6. Be honest: Because I tend to view toddler aggression as a normal part of child development, I don’t feel the need to make it a big issue with a friend or another parent.  I might not schedule future play dates if one of my kids is being aggressive or enduring aggressive behavior each time, but I know that the other parent is probably aware and working on it in some way.  I’ve had a few parents tell me that another parent went on the attack 6 months after the fact and seemingly out of the blue.  If you have strong feelings about it, talk about it openly and honestly. Tell your friend that you need to take a break from play dates until the kids can play without aggression.  Be kind, but honest.  You are the only one who can advocate for your child.  If it’s important to you to do so, then do it right away and try to remain calm and empathic.  Stuffing your emotions will only cause a larger explosion later on, and it’s not an adaptive coping style to model for your kids.

7. Offer solutions: It’s amazing how many parents stick their toddlers in the sandbox and then walk away.  Toddlers do not have the cognitive ability to problem solve independently.  Talk with the other parent about finding ways to reduce frustration between the kids.  Are their certain toys that trigger aggression because they are particularly hard to share?  Remove them.  Are there times of the day that are better or worse for playing?  Would it help to schedule in specific snack and water breaks?  It’s the parents who need to do the problem solving at this stage.  Try to talk it out.

8. Plan ahead: Have a plan in place for how you will help your child if another child is aggressive toward him, whether on a play date or at the park.  Similarly, have a second plan in place for how you will handle it should your child become aggressive.  Toddler aggression is more difficult to handle when you are caught off guard and unsure of how to proceed.  Consistency is always the key to helping a child correct a behavior. Make sure your child understands what to do when another child is aggressive and what you will do if he is aggressive.

Friendships don’t have to end because kids go through stages that are difficult to handle.  Your kids might need a break, but that doesn’t mean that you and your friend can’t connect in other ways.  Try to remember that we are all in this together, and that we’ve all been there.  There is nothing worse than watching your child be victimized by another when all you wanted was a nice day at the park, but the best thing that you can do is empathize with your child and help him feel better.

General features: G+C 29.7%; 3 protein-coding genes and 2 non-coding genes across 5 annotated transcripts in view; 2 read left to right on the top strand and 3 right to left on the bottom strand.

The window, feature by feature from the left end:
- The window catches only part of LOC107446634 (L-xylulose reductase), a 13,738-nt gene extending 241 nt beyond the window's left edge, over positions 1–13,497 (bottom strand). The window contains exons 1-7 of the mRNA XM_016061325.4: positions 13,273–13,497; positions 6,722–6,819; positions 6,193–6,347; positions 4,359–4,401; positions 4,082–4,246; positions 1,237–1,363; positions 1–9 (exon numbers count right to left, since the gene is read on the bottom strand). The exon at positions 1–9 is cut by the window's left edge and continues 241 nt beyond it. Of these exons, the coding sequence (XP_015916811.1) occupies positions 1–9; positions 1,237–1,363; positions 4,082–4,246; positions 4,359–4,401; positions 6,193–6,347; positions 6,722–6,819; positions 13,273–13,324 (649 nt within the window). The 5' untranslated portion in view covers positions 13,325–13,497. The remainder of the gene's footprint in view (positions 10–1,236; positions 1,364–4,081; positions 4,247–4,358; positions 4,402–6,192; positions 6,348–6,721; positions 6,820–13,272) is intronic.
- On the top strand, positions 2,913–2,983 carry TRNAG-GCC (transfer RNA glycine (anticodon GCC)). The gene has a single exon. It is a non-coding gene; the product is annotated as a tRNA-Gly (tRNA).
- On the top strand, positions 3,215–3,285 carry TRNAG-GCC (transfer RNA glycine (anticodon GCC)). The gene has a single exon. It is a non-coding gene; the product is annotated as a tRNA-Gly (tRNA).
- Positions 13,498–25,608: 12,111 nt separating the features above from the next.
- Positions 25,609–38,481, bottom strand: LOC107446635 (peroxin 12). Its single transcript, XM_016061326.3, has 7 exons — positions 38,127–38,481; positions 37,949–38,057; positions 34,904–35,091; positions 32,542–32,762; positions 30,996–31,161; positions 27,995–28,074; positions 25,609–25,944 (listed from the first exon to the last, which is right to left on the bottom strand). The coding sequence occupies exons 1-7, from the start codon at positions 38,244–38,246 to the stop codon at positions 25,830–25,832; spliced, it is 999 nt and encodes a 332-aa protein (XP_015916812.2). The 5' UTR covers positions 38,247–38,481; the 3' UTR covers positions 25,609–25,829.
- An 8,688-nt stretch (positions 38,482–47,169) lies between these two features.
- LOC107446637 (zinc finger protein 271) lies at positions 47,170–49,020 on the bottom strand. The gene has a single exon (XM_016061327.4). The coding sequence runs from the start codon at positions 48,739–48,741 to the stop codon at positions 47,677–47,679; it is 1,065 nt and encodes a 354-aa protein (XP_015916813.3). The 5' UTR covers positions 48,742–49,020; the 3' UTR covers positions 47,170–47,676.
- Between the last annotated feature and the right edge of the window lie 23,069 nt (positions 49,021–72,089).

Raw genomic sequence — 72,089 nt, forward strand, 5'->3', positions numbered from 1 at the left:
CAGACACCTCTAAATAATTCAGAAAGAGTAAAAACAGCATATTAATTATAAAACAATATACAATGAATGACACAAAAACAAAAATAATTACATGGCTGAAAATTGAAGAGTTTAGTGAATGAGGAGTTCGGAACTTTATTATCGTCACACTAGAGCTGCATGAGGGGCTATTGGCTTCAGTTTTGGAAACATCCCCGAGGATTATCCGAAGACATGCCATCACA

Have you ever had a friendship suffer due to aggression between kids?

 

Hitting, Biting, and Pushing? (Tips for dealing with toddler aggression)

Toddler aggression is a very normal part of child development, but that doesn’t make it any easier for parents.  Not all toddlers engage in aggressive behavior, but when they do it can be hard to know how to proceed.  Riley had a brief stage of trying out a few moves.  She once kicked out of frustration while at the park.  That was the end of that park trip.  Another time she returned a hit with a hit.  Again, we went home immediately.  It wasn’t really her natural response.  She saw other kids trying out aggressive behaviors and decided to try her luck.  Liam doesn’t have it in him at all.  He’s been the recipient of many acts of aggression lately, which he immediately reports through a steady stream of tears.  But he never returns the aggression.  I’m lucky.  I didn’t have to deal with it much at all.  But it does happen, and it is considered “normal”.  Aggressive behaviors often stem from lack of language skills, a desire to be more independent, low frustration tolerance, exhaustion, hunger, a change in routine, lack of exercise, or boredom. In some cases (as was the case with Riley), these behaviors are simply experimental.  Toddlers love to test limits and boundaries.  Regardless of the cause, the best course of action is immediate intervention. Rest easy, most of these behaviors will improve by age three and disappear by age four.  Until then, here are some tips to help you help your child decrease aggressive behavior: